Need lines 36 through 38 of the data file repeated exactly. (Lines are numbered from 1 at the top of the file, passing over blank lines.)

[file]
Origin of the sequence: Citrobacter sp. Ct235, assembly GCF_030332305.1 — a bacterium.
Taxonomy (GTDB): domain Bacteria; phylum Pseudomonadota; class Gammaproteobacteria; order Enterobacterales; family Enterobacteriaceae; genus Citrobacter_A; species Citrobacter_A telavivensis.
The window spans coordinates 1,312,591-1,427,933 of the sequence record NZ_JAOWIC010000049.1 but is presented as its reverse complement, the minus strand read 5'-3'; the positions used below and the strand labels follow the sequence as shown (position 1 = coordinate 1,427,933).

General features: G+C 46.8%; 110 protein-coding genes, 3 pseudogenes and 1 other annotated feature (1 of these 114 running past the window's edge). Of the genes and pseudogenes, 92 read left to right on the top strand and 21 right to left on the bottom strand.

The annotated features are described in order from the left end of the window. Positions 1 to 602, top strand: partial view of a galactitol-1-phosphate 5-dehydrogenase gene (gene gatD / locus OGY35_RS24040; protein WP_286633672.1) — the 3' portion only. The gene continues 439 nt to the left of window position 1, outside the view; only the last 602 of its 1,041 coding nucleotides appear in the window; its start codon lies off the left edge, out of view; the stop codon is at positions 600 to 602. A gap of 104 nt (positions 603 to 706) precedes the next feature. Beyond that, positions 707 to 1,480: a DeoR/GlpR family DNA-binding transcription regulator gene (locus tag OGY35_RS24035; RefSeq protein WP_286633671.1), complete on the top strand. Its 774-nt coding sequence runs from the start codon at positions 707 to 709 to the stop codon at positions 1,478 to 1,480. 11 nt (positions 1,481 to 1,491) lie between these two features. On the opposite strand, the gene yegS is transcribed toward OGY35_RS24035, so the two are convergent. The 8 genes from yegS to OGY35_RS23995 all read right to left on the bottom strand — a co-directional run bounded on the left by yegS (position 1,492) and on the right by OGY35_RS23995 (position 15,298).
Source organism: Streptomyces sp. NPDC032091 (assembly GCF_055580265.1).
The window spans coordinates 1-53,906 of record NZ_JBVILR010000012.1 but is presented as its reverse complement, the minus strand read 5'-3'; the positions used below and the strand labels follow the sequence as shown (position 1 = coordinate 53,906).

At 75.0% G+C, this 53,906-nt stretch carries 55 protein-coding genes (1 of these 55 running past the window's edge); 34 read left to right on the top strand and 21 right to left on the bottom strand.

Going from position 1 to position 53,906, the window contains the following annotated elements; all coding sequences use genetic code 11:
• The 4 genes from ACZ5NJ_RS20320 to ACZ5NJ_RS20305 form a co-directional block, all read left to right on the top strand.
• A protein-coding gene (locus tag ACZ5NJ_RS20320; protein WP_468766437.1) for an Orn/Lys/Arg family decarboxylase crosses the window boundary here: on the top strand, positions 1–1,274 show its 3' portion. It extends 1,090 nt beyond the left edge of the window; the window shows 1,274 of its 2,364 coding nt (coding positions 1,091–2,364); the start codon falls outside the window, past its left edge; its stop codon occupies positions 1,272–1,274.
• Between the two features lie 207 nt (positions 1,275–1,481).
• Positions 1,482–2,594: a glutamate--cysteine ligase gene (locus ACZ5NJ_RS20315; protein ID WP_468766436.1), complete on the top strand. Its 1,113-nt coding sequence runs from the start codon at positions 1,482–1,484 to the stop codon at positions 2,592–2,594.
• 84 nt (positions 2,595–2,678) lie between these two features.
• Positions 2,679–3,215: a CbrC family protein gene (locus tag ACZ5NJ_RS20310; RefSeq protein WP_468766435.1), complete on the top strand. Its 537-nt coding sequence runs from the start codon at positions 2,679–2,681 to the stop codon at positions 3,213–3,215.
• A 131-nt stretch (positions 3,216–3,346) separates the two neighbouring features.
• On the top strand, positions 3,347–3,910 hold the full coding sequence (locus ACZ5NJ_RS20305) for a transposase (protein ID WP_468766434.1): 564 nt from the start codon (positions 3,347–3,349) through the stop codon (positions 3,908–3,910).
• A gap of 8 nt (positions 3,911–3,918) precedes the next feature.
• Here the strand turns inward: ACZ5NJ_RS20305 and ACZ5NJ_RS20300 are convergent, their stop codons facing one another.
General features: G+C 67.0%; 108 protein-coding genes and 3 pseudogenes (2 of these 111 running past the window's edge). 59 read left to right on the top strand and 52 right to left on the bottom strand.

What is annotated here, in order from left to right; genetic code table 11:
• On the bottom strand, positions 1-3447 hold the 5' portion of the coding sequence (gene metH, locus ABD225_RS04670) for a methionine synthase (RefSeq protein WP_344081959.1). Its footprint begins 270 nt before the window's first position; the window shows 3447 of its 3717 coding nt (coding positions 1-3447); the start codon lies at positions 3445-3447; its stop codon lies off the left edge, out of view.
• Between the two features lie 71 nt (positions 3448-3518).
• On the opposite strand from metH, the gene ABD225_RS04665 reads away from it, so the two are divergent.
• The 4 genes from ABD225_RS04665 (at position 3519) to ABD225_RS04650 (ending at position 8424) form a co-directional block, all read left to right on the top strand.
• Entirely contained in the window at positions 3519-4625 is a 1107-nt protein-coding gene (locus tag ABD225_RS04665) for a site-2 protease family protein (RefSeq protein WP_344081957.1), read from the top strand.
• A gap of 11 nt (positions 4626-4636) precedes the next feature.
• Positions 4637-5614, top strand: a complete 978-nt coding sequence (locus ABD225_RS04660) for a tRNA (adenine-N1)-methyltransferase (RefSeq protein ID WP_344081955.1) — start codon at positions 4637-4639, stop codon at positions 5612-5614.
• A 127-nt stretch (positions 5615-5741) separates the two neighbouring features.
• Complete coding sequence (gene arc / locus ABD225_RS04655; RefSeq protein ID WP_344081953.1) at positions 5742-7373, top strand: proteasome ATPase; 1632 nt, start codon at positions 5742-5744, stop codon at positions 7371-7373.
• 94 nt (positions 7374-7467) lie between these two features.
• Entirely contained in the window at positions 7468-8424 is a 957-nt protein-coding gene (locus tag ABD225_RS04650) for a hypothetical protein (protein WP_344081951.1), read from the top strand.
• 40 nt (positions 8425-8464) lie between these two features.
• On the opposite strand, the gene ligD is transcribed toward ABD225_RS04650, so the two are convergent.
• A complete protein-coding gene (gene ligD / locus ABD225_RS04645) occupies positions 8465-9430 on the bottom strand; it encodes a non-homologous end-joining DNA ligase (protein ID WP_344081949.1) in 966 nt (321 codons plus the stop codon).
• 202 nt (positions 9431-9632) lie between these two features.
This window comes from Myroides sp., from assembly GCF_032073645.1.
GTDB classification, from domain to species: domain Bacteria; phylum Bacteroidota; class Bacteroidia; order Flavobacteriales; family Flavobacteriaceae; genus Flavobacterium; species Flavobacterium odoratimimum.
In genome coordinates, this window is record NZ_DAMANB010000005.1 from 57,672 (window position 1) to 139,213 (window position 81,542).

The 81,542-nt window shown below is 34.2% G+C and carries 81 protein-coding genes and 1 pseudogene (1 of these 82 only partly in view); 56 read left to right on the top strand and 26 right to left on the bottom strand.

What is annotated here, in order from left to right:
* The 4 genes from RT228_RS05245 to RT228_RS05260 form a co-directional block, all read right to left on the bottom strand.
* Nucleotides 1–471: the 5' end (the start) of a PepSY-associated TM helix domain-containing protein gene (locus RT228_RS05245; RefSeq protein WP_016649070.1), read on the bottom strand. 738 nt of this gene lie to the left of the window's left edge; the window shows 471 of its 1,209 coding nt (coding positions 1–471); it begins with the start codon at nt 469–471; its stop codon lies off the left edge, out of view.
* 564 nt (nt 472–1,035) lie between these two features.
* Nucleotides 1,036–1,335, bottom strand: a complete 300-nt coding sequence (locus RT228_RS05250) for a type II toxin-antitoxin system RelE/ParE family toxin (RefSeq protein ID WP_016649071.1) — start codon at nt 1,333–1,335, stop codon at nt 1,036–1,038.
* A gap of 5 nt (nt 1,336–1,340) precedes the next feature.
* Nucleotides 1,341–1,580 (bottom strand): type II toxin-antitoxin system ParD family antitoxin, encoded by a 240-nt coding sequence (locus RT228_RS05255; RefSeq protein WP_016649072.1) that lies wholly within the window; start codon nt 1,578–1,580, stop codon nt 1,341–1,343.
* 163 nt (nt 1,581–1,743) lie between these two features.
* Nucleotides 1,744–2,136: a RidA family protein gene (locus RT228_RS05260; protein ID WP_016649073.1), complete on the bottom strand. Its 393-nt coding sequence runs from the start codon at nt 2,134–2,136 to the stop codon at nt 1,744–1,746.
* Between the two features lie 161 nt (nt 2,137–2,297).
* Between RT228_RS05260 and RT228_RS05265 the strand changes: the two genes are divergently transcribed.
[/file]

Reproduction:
• 202 nt (positions 9431-9632) lie between these two features.
This window comes from Myroides sp., from assembly GCF_032073645.1.
GTDB classification, from domain to species: domain Bacteria; phylum Bacteroidota; class Bacteroidia; order Flavobacteriales; family Flavobacteriaceae; genus Flavobacterium; species Flavobacterium odoratimimum.